‘No new or higher taxes,’ Clyde Caruana pledges as deficit soars on back of pandemic

Finance Minister Clyde Caruana says the deficit for this year has been revised upwards to 12% but government will not increase taxes to make good for COVID-19 impact

Finance Minister Clyde Caruana
Finance Minister Clyde Caruana

No new taxes will be introduced and no tax increases will take place in the foreseeable future, Clyde Caruana has pledged despite a rising deficit.

The Finance Minister insisted this afternoon that public finances were still sustainable in a reaction to the latest figures released by the National Statistics Office.

“The biggest mistake now would be to introduce new taxes or increase existing ones. The economy needs support and certainty and the government still has firepower to continue doing so since the debt-to-GDP ratio in the pandemic is less than what it was before 2013,” Caruana said.

He insisted the deficit will be reined in through economic growth and by ensuring that government collects all that is due to it.

“Businesses need peace of mind and this is why I am reiterating the commitment not to increase or introduce new taxes,” Caruana said.

Coronavirus led to additional expenditure of €5m per day

The NSO said public finances registered a deficit of 10.1% last year as government expenditure shot up to cushion the impact of the coronavirus pandemic.

The pandemic has resulted in an additional expenditure of €5 million per day, Caruana said, adding the government has revised upwards its deficit forecast for this year to 12%.

The revision is a result of the continued pressure caused by the pandemic. The Budget deficit forecast for 2021 stood at 5.9%.

The upward revision, he said, was the result of government’s commitment to continue financing the wage support scheme until the end of the year and the State aid that will be given to Air Malta if approved by the European Commission.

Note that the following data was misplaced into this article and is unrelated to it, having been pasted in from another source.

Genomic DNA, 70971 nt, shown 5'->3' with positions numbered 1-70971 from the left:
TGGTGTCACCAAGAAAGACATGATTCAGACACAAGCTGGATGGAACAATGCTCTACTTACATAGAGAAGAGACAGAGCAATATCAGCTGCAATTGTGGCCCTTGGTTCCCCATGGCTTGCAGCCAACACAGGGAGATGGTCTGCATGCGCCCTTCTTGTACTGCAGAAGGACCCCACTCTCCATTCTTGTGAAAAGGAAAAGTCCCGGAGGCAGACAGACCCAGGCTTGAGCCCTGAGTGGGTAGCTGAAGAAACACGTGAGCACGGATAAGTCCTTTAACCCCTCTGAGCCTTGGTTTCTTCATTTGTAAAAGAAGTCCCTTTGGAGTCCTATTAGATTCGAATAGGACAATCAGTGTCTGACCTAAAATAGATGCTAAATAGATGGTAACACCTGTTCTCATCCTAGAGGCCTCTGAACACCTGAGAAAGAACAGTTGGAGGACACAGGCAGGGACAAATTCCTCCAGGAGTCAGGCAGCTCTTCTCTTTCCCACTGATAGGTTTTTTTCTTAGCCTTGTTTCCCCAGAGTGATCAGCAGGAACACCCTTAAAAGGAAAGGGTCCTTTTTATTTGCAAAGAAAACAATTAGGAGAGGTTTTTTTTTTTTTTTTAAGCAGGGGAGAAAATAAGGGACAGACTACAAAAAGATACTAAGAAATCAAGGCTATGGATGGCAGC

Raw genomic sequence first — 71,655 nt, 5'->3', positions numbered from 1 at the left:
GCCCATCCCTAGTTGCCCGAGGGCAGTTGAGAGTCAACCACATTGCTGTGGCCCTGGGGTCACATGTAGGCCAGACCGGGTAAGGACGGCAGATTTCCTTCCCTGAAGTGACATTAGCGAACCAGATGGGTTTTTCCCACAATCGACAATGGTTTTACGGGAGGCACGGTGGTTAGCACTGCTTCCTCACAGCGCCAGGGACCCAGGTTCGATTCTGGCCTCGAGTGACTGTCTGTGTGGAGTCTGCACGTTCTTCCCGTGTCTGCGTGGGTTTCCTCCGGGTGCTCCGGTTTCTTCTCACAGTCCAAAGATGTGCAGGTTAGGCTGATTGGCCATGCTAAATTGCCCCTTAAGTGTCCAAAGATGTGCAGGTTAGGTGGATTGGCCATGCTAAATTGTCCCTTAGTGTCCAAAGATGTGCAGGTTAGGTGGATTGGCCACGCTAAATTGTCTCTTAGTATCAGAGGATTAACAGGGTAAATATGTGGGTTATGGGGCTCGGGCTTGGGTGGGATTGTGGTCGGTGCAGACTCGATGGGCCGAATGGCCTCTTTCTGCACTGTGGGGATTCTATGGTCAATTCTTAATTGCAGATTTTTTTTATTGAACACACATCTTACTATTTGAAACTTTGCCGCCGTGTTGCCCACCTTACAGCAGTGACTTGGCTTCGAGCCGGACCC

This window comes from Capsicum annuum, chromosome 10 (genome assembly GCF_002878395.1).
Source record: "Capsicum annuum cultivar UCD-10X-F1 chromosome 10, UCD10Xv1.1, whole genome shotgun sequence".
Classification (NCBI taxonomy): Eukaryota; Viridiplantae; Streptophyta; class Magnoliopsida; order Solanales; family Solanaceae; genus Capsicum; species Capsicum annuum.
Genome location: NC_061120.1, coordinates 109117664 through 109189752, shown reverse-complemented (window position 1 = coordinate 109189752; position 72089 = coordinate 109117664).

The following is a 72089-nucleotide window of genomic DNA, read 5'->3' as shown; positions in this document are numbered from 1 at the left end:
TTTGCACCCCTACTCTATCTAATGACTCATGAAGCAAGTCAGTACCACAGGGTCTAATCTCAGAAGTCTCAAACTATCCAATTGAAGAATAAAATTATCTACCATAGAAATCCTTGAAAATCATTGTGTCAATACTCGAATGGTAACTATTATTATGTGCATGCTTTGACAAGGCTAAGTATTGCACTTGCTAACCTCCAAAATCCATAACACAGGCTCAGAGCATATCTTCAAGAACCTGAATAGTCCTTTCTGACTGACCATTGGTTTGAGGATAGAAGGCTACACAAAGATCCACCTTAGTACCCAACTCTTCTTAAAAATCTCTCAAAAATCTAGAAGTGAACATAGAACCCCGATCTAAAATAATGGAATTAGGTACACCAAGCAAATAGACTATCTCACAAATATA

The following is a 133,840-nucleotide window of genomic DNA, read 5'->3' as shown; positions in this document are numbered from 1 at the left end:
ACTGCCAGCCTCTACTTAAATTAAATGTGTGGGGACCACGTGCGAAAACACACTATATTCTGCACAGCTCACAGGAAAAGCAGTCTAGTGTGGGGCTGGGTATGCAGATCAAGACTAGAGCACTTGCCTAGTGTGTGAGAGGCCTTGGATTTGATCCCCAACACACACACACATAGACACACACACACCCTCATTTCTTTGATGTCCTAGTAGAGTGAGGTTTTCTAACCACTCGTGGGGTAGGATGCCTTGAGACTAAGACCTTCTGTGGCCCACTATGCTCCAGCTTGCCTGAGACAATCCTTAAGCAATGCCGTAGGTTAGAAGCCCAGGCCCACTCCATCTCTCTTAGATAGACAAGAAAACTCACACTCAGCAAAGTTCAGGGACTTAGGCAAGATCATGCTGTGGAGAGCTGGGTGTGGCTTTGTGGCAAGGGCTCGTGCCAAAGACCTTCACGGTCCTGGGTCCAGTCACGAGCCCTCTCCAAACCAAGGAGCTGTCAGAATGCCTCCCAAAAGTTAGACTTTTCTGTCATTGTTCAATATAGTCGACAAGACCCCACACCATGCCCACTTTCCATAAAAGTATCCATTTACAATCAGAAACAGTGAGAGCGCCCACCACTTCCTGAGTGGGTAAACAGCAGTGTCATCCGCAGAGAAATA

The Finance Minister said the deficit would climb down to 5.6% next year and drop below the Eurozone’s 3% threshold in 2024.

“We have continued to support the job market, which will ensure that the economy will grow at the fastest pace in the EU next year,” he said.

Caruana noted that Malta’s jobless rate remained among the lowest in the EU.

“This does not mean workers have not felt the pinch of receiving less income as a result of the economic situation but the wage support scheme has preserved jobs and this will ensure we are best placed to benefit from a post-COVID recovery,” Caruana said.

The tourism industry last year saw tourists spend €455 million, a sheer drop from the €2.2 billion they spent in 2019. This is the principle reason for the large economic impact Malta sustained from the pandemic, which reflected itself in public finances, the minister added.

NSO figures

The NSO figures showed that the deficit stood at €1.3 billion last year, a reversal of the previous year’s surplus of more than €50 million.

Expenditure in 2020 increased by almost €1 billion, while revenue decreased by almost €400 million.

Government debt shot up to €6.9 billion, or 54.3% of GDP in 2020 and is expected to climb to 65% in 2021.

The figures released today are part of the first reporting for 2021 under the Maastricht criteria.

“The fiscal results for 2020 were largely impacted by the COVID-19 pandemic and subsequent government measures to mitigate the economic, social and health risks associated with the pandemic,” the NSO said.

Projected deficits and debt

Year Deficit Debt
2021 12% 65%
2022 5.6% 66%
2023 3.9% 66.5%
2024 2.9% 65.9%